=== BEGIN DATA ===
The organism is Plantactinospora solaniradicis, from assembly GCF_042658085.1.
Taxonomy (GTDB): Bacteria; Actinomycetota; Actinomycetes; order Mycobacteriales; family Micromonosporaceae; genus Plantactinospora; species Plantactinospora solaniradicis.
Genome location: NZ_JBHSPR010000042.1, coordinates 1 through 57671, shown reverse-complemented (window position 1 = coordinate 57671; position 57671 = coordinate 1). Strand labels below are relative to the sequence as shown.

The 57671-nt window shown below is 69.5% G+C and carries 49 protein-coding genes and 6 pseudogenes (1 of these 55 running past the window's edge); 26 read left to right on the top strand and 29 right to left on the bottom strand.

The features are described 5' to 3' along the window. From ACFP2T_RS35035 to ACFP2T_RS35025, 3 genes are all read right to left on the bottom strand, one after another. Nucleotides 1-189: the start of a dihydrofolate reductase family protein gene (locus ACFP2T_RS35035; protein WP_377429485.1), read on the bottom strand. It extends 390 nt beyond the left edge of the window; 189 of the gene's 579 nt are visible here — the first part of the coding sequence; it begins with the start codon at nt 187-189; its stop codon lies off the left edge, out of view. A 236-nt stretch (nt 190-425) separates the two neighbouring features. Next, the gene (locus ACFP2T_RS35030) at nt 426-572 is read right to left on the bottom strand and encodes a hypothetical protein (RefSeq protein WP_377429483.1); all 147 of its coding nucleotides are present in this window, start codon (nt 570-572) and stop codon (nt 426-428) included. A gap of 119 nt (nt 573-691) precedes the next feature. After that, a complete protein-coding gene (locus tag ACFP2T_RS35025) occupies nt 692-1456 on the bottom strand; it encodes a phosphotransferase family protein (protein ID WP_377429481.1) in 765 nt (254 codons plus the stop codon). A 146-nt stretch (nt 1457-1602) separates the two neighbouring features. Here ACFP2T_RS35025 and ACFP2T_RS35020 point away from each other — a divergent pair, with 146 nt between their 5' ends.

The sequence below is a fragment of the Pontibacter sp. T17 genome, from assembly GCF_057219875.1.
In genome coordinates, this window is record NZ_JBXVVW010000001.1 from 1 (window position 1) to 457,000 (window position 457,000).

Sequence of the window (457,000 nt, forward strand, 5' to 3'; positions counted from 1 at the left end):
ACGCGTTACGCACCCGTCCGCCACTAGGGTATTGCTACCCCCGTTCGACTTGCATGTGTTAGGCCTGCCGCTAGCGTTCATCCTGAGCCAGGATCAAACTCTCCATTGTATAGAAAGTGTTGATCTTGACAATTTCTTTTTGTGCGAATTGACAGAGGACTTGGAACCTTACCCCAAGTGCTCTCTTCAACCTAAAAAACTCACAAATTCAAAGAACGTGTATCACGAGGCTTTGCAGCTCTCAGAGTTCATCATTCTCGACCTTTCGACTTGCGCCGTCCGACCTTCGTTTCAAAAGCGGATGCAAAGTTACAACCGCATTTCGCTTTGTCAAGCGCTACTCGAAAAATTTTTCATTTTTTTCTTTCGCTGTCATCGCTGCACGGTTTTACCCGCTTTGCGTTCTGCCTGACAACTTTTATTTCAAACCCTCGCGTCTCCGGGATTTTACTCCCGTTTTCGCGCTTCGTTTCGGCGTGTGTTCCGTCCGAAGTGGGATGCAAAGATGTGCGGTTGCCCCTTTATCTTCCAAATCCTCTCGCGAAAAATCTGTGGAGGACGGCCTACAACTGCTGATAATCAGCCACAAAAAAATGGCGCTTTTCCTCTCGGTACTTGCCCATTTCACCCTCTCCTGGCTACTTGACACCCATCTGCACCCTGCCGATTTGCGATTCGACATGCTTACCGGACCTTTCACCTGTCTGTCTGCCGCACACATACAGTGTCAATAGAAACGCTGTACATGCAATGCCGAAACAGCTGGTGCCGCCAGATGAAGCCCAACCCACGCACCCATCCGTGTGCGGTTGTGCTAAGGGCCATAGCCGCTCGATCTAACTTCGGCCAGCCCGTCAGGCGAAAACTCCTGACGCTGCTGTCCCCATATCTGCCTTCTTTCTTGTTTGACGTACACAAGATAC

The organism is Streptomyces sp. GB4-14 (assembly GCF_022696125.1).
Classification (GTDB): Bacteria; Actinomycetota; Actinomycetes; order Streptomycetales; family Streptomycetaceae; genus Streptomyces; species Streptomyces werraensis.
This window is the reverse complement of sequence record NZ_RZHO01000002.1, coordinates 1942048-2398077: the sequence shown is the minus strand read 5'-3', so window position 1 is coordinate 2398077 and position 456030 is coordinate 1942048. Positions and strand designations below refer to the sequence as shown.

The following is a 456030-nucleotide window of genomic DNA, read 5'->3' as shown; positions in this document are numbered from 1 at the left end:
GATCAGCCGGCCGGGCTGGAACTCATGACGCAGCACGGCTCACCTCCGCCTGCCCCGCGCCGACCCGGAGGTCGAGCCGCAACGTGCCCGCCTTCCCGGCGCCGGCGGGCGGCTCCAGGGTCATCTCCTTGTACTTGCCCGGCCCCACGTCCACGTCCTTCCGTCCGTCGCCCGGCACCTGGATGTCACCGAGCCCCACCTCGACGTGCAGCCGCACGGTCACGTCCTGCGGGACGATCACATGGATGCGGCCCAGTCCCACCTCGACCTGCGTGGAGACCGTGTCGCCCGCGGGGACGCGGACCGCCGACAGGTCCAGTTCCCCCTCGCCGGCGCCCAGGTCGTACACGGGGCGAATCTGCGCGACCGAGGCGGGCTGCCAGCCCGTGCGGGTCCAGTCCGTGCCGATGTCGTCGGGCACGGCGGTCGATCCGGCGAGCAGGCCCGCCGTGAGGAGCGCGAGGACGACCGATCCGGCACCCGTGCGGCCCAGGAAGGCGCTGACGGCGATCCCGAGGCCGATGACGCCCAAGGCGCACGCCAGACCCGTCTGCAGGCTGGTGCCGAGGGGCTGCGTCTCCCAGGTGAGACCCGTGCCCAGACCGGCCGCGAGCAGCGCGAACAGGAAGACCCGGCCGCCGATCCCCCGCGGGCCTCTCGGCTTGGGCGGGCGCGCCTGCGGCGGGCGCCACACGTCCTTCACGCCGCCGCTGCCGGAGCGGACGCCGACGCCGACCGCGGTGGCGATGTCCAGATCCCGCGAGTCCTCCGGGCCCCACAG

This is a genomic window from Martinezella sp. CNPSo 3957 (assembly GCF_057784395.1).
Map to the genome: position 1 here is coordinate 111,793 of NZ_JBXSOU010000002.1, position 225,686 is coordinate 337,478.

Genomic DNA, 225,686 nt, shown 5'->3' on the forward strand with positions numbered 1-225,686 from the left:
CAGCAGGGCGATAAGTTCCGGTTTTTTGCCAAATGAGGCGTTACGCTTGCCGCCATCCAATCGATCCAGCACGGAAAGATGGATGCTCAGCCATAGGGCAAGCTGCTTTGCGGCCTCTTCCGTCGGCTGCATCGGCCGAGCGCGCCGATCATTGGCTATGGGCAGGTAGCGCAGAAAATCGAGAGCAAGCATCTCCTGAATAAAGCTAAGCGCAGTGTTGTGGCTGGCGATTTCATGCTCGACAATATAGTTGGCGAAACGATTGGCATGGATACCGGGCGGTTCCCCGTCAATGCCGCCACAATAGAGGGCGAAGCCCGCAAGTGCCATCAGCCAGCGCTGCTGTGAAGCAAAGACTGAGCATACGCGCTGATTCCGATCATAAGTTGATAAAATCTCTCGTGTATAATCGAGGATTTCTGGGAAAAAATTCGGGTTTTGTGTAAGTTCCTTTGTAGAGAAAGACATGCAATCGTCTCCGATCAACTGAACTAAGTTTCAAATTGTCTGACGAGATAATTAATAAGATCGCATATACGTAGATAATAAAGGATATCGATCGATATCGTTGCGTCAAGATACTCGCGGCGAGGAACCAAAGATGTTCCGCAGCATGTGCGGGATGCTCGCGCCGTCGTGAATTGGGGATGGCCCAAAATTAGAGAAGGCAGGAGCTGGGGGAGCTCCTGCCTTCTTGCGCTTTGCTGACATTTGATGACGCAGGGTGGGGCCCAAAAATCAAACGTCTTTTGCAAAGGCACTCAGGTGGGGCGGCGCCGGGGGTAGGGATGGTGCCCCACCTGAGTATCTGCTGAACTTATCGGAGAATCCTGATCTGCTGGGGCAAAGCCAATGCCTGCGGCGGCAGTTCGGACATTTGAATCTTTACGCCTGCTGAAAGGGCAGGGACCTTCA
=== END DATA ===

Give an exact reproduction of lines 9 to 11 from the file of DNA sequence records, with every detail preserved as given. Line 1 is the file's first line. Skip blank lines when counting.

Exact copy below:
ACGCGTTACGCACCCGTCCGCCACTAGGGTATTGCTACCCCCGTTCGACTTGCATGTGTTAGGCCTGCCGCTAGCGTTCATCCTGAGCCAGGATCAAACTCTCCATTGTATAGAAAGTGTTGATCTTGACAATTTCTTTTTGTGCGAATTGACAGAGGACTTGGAACCTTACCCCAAGTGCTCTCTTCAACCTAAAAAACTCACAAATTCAAAGAACGTGTATCACGAGGCTTTGCAGCTCTCAGAGTTCATCATTCTCGACCTTTCGACTTGCGCCGTCCGACCTTCGTTTCAAAAGCGGATGCAAAGTTACAACCGCATTTCGCTTTGTCAAGCGCTACTCGAAAAATTTTTCATTTTTTTCTTTCGCTGTCATCGCTGCACGGTTTTACCCGCTTTGCGTTCTGCCTGACAACTTTTATTTCAAACCCTCGCGTCTCCGGGATTTTACTCCCGTTTTCGCGCTTCGTTTCGGCGTGTGTTCCGTCCGAAGTGGGATGCAAAGATGTGCGGTTGCCCCTTTATCTTCCAAATCCTCTCGCGAAAAATCTGTGGAGGACGGCCTACAACTGCTGATAATCAGCCACAAAAAAATGGCGCTTTTCCTCTCGGTACTTGCCCATTTCACCCTCTCCTGGCTACTTGACACCCATCTGCACCCTGCCGATTTGCGATTCGACATGCTTACCGGACCTTTCACCTGTCTGTCTGCCGCACACATACAGTGTCAATAGAAACGCTGTACATGCAATGCCGAAACAGCTGGTGCCGCCAGATGAAGCCCAACCCACGCACCCATCCGTGTGCGGTTGTGCTAAGGGCCATAGCCGCTCGATCTAACTTCGGCCAGCCCGTCAGGCGAAAACTCCTGACGCTGCTGTCCCCATATCTGCCTTCTTTCTTGTTTGACGTACACAAGATAC

The organism is Streptomyces sp. GB4-14 (assembly GCF_022696125.1).
Classification (GTDB): Bacteria; Actinomycetota; Actinomycetes; order Streptomycetales; family Streptomycetaceae; genus Streptomyces; species Streptomyces werraensis.